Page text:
TheaterMania Logo
Home link

The Fix

Signature Theatre mounts a satirical musical fit for the political season.

Mark Evans as Cal in The Fix, directed by Eric Schaeffer, at Signature Theatre.
(© Margot Schulman)

The first production of Signature Theatre's 2015-16 season is a revival of a musical that initially appeared there in 1998. The Fix, with book by John Dempsey and music by Dana P. Rowe, is a zany "politics-from-the-inside" show that mingles musical styles and exaggerated characters to create a wickedly black comedy about lurid scandals lurking on the fringes of American politics. It is an altered Fix, though, with new music and changes in the script.

The story begins when a favorite political candidate, Senator Reed Chandler (Bobby Smith) dies in his lover's bed. Unwilling to give up on becoming important, Reed's widow, Violet (Christine Sherrill), determines to groom her untalented son, Cal (Mark Evans), to take his father's place. With the help of her ruthless brother-in-law, Grahame Chandler (Lawrence Redmond), Violet, a character with similar political motives and the motherly moxie of Mrs. Iselin in The Manchurian Candidate, creates Cal into the perfect political hopeful, first for City Council, then for Governor.

Along the way, Grahame agrees to help Violet if she'll secure him a judgeship. They send Cal into the Army, then bring him back and marry him off to a suitable-looking wife, Deborah Pullman (Jessica Lauren Ball). They change his casual look for a suit and tie. They also deal with a mob boss, Anthony Gliardi (a deliciously threatening Dan Manning).

Cal is quickly turned into a slick, phony bureaucrat who reads everything from a teleprompter and follows his written stage directions and hand gestures to the letter. On the surface, he seems to be an ideal leader with a perfect life but Cal has a weakness for cocaine. When he meets a young singer, Tina McCoy (Rachel Zampelli), she seduces him and makes him believe, for a moment, that he has found something real (while making his drug habit far worse).

Though the musical's story depicts the downward spiral of Cal's career, its buoyant score and sassy lyrics keep the show full of energy and lighthearted entertainment. Rowe's music is primarily rock, although there are bright flashes of jazz and even the sounds of vaudeville, as in "Two Guys at Harvard." Dempsey's lyrics are gleefully vicious and biting and never dull.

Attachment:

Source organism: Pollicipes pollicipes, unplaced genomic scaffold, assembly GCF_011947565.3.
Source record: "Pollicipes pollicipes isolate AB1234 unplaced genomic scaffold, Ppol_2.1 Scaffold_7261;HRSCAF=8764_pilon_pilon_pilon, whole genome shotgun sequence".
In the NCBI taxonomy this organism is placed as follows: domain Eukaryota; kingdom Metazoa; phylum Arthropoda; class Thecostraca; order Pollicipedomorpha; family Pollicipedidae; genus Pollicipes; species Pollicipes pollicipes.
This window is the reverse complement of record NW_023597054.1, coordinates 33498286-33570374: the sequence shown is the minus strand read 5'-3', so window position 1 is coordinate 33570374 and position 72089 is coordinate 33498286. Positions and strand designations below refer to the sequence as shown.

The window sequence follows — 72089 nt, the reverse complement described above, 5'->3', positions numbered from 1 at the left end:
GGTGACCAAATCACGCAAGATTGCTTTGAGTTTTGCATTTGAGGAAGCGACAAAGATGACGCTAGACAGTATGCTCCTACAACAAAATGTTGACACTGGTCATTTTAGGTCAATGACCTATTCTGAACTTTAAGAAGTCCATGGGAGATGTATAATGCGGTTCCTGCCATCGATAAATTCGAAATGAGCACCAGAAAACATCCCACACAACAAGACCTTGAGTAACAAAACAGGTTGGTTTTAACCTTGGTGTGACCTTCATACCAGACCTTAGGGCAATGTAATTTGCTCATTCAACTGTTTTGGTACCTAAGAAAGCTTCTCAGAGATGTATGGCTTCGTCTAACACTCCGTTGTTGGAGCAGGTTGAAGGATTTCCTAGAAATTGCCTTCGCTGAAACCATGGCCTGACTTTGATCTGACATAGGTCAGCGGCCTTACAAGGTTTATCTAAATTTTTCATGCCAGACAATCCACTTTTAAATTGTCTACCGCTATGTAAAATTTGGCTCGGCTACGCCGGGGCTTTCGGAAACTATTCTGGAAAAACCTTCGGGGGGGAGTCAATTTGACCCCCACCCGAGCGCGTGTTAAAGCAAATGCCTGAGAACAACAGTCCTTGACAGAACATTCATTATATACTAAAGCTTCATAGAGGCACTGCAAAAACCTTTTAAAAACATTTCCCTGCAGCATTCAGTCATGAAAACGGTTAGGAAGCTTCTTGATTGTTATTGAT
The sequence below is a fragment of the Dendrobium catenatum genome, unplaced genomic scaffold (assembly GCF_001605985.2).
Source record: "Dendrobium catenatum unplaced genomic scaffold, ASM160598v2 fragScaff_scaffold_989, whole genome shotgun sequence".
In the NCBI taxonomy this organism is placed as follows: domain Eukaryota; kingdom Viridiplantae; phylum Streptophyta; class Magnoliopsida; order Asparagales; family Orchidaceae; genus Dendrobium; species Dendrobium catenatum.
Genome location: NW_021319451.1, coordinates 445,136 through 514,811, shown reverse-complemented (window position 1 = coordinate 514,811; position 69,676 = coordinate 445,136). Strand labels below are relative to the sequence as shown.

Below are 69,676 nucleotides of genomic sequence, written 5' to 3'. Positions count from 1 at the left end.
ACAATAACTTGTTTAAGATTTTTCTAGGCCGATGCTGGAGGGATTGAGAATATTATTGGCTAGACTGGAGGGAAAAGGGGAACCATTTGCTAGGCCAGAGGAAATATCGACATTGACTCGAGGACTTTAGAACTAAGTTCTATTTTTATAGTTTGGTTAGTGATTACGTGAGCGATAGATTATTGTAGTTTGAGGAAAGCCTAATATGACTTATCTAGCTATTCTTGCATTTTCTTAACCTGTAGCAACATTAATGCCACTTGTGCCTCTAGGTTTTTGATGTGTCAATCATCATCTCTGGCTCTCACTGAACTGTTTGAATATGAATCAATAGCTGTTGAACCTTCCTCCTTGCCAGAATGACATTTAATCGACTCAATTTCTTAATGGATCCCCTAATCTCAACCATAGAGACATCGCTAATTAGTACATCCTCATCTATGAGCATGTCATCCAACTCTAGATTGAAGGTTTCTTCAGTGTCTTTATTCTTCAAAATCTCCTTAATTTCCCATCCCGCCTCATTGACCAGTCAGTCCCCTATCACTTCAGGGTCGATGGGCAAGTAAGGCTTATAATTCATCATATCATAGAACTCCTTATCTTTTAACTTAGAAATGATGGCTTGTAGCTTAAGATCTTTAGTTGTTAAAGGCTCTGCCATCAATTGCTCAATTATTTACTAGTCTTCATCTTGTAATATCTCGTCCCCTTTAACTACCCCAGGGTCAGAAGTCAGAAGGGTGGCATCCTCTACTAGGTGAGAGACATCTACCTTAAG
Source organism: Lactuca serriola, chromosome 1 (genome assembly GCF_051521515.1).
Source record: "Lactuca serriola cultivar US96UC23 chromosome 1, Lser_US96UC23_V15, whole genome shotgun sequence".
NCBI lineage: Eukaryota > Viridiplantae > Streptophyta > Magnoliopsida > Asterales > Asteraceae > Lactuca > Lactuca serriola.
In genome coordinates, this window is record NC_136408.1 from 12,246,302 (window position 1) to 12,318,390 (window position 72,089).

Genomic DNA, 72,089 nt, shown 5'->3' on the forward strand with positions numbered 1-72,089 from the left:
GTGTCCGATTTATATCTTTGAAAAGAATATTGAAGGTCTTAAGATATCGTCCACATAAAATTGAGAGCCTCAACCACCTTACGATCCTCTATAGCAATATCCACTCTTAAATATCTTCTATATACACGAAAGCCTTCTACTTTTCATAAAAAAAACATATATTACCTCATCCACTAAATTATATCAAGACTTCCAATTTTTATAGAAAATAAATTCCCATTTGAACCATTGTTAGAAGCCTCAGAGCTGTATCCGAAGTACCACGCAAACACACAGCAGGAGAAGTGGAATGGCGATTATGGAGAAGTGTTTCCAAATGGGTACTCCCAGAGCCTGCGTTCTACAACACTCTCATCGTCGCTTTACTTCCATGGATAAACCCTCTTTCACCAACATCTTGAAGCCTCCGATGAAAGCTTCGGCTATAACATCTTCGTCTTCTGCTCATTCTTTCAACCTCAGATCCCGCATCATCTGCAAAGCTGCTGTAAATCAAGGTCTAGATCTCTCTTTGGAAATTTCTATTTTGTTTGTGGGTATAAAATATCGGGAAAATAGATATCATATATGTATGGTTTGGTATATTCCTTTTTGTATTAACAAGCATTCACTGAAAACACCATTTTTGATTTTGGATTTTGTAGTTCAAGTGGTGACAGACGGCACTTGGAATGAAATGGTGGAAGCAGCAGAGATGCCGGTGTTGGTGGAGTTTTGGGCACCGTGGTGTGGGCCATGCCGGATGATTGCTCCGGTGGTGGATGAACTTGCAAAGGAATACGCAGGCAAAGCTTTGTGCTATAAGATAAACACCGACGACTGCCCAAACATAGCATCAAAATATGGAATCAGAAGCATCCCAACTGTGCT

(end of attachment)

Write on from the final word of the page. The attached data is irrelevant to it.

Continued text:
Sherrill is brilliant as the hard-as-nails Violet, a political maneuverer who is sure she can make it to the top through her son's good looks and her machinations. She lets her guard down only once, when she sings the mournful "Spin" while taking off her mascara, wig and dress. Despite the removal of her physical armor, she doesn't allow herself to stay vulnerable for long.

Evans is equally fine as the manipulated son who, knowing he has no chance against Violet and Grahame, allows himself to be made into something he is not. Evans has a rich tenor voice and incredible range, and whether he is belting a rock song or crooning a ballad or singing near-falsetto, he is always spot on.

Smith is perfectly cast as Reed, who sticks around throughout the show to comment on events. From his first appearance in "Let the Games Begin," when he announces the primary obsessions of the Chandler family ("The ultimate fix and the backroom deal"), he's always there in his white suit and cream-colored tie to remind Cal that, "It's all about control."

Redmond plays Grahame as a vicious, unloving uncle. His strong singing voice is particularly on display in the song "Embrace Tomorrow." Tina is well played by Zampelli, as a woman who clearly loves Cal but is also conflicted, at one point leaving him because she feels she is not good for him.

Director Eric Schaeffer intelligently keeps the show fast-paced and spare. With the imaginative choreography of Matthew Gardiner, the movement onstage is clean and uncluttered. Musical director Jon Kalbfleisch and his seven-member ensemble create a crisp, lively sound. Misha Kachman's simple set consists of four white pillars, with areas between them for stage entrances and exits.

The Fix is not meant to be taken as a serious analysis of political life. Still, as the Chandlers shout their mantra – "economy, crime, taxes" – this clever cartoon may send a shiver or two of recognition of those larger-than-life characters stumping through America, determined to win at all costs.